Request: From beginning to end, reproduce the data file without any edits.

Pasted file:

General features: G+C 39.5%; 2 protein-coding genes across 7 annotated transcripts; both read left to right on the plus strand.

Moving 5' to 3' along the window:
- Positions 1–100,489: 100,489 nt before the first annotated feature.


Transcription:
General features: G+C 39.5%; 2 protein-coding genes across 7 annotated transcripts; both read left to right on the plus strand.

Moving 5' to 3' along the window:
- Positions 1–100,489: 100,489 nt before the first annotated feature.